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Milford Beacon
  • Milford umpire selected for Little League World Series

  • Milford's George Luff was an umpire in the Little League World Series last August.
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  • Milford resident George Luff is a life-long baseball fan, and he'll tell you story after story to delight and amaze.
    Thirty years of coaching and umpiring will do that for you.
    Last August, Luff had the honor of being selected to umpire in the Little League World Series in Williamsport, PA. And yes, he has some great stories to tell about his time in Williamsport.
    What's also amazing is how he finally got selected for the honor after numerous attempts.
    Luff, who's originally from Harrington, said that last summer was his eighth try, and when he was told there were 18-thousand applicants for the 16 positions, he didn't like the odds. "When I got the letter that I was selected, I was elated, and stunned at the news," he said. His dream of making it to a World Series was finally fulfilled.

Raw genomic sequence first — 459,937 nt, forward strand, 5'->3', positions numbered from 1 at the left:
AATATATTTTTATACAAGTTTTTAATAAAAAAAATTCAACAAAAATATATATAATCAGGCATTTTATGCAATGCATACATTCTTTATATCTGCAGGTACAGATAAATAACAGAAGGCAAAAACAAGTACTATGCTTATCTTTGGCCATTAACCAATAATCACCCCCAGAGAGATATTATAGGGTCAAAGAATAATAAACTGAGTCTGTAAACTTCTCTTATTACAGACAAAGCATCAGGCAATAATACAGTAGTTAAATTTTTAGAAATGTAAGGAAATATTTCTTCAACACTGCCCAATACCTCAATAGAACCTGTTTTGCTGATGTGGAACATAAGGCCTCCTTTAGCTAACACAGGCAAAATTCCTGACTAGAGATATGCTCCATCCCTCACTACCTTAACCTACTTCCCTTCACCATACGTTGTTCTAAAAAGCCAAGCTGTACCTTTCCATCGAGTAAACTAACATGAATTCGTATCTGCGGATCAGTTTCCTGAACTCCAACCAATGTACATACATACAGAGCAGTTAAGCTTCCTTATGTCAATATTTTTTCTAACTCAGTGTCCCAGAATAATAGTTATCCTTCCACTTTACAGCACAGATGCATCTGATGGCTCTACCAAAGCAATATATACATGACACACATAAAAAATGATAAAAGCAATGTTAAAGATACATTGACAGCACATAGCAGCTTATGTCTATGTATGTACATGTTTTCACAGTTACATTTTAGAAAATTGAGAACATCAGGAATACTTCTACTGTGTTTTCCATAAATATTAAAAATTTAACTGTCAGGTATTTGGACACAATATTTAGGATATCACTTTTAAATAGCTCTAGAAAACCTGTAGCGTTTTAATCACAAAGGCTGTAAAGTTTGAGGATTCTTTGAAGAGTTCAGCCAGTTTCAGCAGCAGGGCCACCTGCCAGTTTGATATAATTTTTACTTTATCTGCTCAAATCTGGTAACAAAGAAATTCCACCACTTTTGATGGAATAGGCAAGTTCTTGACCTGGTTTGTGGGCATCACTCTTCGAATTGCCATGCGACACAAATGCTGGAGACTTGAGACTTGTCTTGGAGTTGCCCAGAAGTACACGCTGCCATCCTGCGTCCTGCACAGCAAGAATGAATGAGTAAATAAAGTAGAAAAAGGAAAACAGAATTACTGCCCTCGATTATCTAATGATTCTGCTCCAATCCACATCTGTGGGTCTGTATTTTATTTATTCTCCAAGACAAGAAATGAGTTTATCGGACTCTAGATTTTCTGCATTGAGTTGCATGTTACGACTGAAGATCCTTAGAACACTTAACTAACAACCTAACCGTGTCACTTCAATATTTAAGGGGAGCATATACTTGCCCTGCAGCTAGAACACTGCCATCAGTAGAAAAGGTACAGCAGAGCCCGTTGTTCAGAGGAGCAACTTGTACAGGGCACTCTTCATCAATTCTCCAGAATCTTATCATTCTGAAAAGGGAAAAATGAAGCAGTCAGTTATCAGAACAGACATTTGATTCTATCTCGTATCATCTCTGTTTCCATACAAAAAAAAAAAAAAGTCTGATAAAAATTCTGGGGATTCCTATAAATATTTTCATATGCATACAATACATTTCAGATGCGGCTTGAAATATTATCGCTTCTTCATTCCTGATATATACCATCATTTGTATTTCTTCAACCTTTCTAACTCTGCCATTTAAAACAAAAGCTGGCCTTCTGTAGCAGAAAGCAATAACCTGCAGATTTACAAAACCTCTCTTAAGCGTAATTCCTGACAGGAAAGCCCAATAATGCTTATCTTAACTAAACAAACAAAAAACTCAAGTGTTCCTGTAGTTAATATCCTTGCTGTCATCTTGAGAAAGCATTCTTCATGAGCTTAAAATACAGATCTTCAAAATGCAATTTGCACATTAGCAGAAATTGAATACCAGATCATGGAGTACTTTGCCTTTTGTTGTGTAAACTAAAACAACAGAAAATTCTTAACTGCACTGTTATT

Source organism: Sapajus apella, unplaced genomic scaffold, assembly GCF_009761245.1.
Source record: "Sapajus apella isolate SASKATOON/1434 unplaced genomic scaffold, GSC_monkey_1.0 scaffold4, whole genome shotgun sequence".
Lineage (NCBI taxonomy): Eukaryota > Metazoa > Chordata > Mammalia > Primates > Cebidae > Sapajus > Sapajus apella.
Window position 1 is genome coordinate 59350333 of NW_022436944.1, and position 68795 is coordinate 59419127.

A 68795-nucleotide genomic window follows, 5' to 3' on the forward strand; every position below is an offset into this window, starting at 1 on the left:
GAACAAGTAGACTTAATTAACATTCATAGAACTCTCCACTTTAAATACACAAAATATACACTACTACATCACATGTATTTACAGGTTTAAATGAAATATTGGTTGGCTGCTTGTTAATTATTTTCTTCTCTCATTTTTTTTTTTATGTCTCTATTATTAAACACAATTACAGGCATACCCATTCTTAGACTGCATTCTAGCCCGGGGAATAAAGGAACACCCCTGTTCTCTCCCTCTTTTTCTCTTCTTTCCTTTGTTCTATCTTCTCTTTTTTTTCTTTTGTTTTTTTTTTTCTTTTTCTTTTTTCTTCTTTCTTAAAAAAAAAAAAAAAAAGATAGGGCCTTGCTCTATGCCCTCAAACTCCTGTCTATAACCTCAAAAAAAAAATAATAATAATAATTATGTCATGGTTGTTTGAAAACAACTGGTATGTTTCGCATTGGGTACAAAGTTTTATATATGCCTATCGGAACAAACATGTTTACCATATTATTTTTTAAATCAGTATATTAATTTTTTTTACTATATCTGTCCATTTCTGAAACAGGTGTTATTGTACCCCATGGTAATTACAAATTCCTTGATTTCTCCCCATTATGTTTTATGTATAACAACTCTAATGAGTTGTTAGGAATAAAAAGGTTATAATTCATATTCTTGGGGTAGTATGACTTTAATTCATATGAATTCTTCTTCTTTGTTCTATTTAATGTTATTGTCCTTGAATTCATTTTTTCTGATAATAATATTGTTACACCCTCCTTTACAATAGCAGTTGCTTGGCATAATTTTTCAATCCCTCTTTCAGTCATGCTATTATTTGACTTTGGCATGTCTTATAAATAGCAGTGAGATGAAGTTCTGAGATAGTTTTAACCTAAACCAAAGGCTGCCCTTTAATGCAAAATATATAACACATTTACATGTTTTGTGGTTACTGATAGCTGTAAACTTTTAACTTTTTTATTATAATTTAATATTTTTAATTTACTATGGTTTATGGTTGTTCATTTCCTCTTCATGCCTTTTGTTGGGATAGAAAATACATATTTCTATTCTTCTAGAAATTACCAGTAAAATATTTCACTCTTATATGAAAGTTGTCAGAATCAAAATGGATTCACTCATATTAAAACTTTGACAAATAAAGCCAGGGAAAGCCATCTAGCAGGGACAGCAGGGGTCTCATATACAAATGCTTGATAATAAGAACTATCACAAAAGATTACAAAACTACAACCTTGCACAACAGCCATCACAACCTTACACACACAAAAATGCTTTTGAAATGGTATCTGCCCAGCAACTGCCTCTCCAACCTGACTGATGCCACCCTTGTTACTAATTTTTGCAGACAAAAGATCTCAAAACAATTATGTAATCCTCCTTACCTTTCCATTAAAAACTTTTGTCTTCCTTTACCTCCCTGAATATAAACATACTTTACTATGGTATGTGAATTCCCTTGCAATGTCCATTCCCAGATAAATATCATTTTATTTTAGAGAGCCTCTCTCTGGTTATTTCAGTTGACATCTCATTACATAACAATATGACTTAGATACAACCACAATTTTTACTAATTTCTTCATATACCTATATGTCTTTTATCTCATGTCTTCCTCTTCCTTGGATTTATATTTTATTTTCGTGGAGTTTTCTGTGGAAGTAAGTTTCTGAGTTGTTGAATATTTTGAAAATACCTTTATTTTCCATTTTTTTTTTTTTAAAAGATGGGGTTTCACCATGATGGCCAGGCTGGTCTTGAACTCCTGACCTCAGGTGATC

One game he'll always remember was the Japan-China game. "It's amazing the fast pace of the game, even though they are young boys. It's only a 60-foot diamond in Little League, but the game is played at an incredible speed. The important thing to remember is to always try to be in the right position on the field at the right time, and also being an umpire is harder than it looks," he said. Luff added that the kids are great to work with, especially the catchers, because he has to work closely with them during every game.
    During the Series, several of his calls were challenged, but fortunately his decisions were upheld.
    At the recent Milford Little League Opening Night, Luff was honored for his years of service and for his selection as a World Series umpire. A banner with his name is now a part of the little league complex.
    He's very grateful of the support he receives from his wife Cathy, who is also an ardent baseball fan.
    Luff added that part of being an effective umpire is developing thick skin. "No matter what, you can't please everybody all the time. At least 50 percent of the crowd will get on you about your calls, you just have to take and maintain control of each game," he said.
     

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